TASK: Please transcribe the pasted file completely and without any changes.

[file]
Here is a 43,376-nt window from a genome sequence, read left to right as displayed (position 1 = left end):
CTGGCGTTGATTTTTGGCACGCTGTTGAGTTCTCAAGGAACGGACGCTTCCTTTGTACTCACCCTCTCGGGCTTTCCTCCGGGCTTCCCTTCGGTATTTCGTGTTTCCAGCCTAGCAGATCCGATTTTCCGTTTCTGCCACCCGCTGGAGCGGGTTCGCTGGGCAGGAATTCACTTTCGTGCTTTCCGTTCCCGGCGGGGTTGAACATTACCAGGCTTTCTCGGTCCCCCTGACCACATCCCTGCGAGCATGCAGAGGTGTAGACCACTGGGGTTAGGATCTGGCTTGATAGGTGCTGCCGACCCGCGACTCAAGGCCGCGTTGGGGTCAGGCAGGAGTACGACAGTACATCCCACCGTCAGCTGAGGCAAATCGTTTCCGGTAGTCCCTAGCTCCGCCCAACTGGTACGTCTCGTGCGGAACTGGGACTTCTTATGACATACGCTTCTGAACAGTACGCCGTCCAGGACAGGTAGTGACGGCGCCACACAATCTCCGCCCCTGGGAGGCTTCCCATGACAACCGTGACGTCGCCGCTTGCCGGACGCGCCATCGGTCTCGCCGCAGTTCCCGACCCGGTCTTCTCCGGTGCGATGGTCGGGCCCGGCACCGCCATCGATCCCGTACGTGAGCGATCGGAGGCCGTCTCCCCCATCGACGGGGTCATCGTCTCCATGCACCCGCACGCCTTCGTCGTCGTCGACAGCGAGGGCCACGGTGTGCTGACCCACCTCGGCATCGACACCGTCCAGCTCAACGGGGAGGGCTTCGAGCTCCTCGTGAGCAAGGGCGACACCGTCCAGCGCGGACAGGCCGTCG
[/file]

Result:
Here is a 43,376-nt window from a genome sequence, read left to right as displayed (position 1 = left end):
CTGGCGTTGATTTTTGGCACGCTGTTGAGTTCTCAAGGAACGGACGCTTCCTTTGTACTCACCCTCTCGGGCTTTCCTCCGGGCTTCCCTTCGGTATTTCGTGTTTCCAGCCTAGCAGATCCGATTTTCCGTTTCTGCCACCCGCTGGAGCGGGTTCGCTGGGCAGGAATTCACTTTCGTGCTTTCCGTTCCCGGCGGGGTTGAACATTACCAGGCTTTCTCGGTCCCCCTGACCACATCCCTGCGAGCATGCAGAGGTGTAGACCACTGGGGTTAGGATCTGGCTTGATAGGTGCTGCCGACCCGCGACTCAAGGCCGCGTTGGGGTCAGGCAGGAGTACGACAGTACATCCCACCGTCAGCTGAGGCAAATCGTTTCCGGTAGTCCCTAGCTCCGCCCAACTGGTACGTCTCGTGCGGAACTGGGACTTCTTATGACATACGCTTCTGAACAGTACGCCGTCCAGGACAGGTAGTGACGGCGCCACACAATCTCCGCCCCTGGGAGGCTTCCCATGACAACCGTGACGTCGCCGCTTGCCGGACGCGCCATCGGTCTCGCCGCAGTTCCCGACCCGGTCTTCTCCGGTGCGATGGTCGGGCCCGGCACCGCCATCGATCCCGTACGTGAGCGATCGGAGGCCGTCTCCCCCATCGACGGGGTCATCGTCTCCATGCACCCGCACGCCTTCGTCGTCGTCGACAGCGAGGGCCACGGTGTGCTGACCCACCTCGGCATCGACACCGTCCAGCTCAACGGGGAGGGCTTCGAGCTCCTCGTGAGCAAGGGCGACACCGTCCAGCGCGGACAGGCCGTCG